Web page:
Industrial hygiene is a term designed to evoke a simple view of what the practice means. However, it comes from a time when the words had a different interpretation to them. Industrial seems clear enough - practicing in a work or factory setting, but even that gets blurred these days when defining a problem in an office setting. Hygiene comes from the area of practice relating to cleanliness, sanitation, or health. Therefore, as initially determined, an Industrial Hygienist (IH) is a professional who is dedicated to the health and well-being of the worker. Typically, this would have an IH evaluating the health effects of chemicals or noise in a work place. This has been expanded a bit by the changing of our society from an industrial/agricultural base to more of a service economy to address issues of productivity. It also now relates to an expansion of workplace to areas of the community outside the traditional place of employment.
The IH professional traditionally has gained knowledge by some combination of education, training, and experience. Ideally, this knowledge is used to anticipate when a hazardous condition could occur to cause an adverse health effect on a worker or the environment. Failing that, the IH must be able to recognize conditions that could lead to adverse health effects to workers or a community population. Still, there would be no real meaning to defining hazards if an evaluation of the probability and severity of a recognized adverse effect and some realistic control means would not be forthcoming to remove or reduce the impact of the situation.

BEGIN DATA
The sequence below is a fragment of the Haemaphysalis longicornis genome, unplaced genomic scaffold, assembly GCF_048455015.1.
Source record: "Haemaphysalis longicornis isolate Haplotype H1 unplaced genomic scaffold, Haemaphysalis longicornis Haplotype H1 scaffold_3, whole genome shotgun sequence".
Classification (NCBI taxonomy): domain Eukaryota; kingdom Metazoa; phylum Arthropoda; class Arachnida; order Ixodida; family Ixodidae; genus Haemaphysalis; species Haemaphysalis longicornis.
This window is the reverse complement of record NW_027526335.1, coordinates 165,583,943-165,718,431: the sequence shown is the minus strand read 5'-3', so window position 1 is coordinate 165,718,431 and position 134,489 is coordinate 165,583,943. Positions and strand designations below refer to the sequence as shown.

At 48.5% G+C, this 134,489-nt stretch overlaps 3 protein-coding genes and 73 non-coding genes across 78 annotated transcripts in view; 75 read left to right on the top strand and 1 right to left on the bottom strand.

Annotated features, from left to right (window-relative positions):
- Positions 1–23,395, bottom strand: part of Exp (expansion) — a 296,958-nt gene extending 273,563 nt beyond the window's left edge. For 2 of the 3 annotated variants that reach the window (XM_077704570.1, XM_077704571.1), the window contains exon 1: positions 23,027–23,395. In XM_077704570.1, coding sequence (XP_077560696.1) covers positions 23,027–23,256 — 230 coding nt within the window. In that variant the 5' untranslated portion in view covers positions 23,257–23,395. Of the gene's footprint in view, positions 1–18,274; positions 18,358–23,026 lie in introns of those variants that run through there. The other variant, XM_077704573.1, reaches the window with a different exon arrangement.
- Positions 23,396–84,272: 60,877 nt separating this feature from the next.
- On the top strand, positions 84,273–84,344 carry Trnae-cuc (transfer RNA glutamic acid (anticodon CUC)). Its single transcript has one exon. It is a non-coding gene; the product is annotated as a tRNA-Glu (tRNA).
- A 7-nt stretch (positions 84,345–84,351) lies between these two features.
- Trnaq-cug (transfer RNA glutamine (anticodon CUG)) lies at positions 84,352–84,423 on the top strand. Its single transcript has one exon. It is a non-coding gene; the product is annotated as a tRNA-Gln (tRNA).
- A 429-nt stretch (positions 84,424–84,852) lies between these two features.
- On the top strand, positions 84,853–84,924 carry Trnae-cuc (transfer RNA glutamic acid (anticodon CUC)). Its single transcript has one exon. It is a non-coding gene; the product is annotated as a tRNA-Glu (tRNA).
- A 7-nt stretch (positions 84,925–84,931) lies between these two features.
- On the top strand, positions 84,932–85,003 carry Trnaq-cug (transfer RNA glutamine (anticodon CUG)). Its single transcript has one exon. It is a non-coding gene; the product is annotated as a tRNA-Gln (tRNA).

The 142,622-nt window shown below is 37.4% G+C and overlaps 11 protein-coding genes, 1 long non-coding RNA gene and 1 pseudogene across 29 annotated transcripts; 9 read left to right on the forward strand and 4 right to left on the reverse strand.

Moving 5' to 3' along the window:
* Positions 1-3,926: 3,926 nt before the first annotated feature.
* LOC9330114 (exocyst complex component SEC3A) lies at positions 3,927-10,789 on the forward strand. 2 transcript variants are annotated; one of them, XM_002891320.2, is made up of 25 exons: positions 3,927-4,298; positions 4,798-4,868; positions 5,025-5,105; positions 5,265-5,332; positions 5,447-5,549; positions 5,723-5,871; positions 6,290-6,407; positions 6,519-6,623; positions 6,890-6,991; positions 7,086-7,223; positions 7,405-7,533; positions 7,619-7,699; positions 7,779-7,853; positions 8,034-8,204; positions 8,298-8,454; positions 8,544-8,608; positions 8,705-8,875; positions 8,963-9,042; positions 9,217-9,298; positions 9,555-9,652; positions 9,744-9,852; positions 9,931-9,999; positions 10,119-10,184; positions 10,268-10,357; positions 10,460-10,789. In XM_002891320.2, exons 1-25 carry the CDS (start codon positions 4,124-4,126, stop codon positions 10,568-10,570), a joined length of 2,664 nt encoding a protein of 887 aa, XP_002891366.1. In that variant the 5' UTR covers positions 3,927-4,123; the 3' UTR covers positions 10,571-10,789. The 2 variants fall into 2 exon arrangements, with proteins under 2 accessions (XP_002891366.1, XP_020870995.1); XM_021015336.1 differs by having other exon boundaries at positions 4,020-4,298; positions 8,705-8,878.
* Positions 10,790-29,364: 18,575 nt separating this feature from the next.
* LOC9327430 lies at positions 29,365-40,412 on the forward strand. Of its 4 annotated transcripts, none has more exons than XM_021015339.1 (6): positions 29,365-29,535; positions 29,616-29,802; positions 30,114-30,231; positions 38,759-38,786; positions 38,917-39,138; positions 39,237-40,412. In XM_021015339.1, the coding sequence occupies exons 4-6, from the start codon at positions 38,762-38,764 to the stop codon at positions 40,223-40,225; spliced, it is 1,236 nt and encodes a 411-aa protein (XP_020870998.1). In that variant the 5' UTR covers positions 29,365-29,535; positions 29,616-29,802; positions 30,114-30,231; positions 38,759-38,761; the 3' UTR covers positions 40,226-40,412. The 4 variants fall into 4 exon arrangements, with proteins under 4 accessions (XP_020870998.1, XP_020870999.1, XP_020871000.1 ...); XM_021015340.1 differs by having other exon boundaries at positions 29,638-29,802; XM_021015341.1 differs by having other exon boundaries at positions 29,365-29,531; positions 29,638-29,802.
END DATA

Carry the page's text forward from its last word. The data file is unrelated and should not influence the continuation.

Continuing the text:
Traditionally, since the term "industrial hygienist" has not been restricted by law, anyone who feels they have some capability to act in the realm of advising on the health and well-being of workers could label themselves as an Industrial Hygienist. They may be newly installed in an organizational position calling for such knowledge, therefore, by default, they become an Industrial Hygienist. One can always push to gain the necessary knowledge to function effectively, but there is still some doubt as to how to demonstrate that "competence" to the outside world. In the mid-1950's, a group of Industrial Hygienists from a national organization recommended that a voluntary certification program be established for industrial hygiene practitioners. In 1960, an independent corporation was established from the two national membership organizations, AIHA and ACGIH, to establish a national examination process to certify a minimum level of knowledge and skills in industrial hygiene.
Because the program was voluntary, it did not restrict the practice of individuals calling themselves industrial hygienists. Indeed, today there are many competent persons practicing the profession of industrial hygiene who have not sought certification. However, the program has, since its establishment, shown itself to be a hallmark of achievement that provides an indicator of success in the field. It measures to a defined standard the knowledge and skills of a practicing Industrial Hygienists in three performance domains, or areas of responsibility, and eight content domains, or technical areas, of practice.
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